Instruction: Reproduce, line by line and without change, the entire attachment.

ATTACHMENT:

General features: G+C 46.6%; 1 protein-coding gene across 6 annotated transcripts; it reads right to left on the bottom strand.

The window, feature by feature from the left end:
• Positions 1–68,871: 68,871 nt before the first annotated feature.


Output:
General features: G+C 46.6%; 1 protein-coding gene across 6 annotated transcripts; it reads right to left on the bottom strand.

The window, feature by feature from the left end:
• Positions 1–68,871: 68,871 nt before the first annotated feature.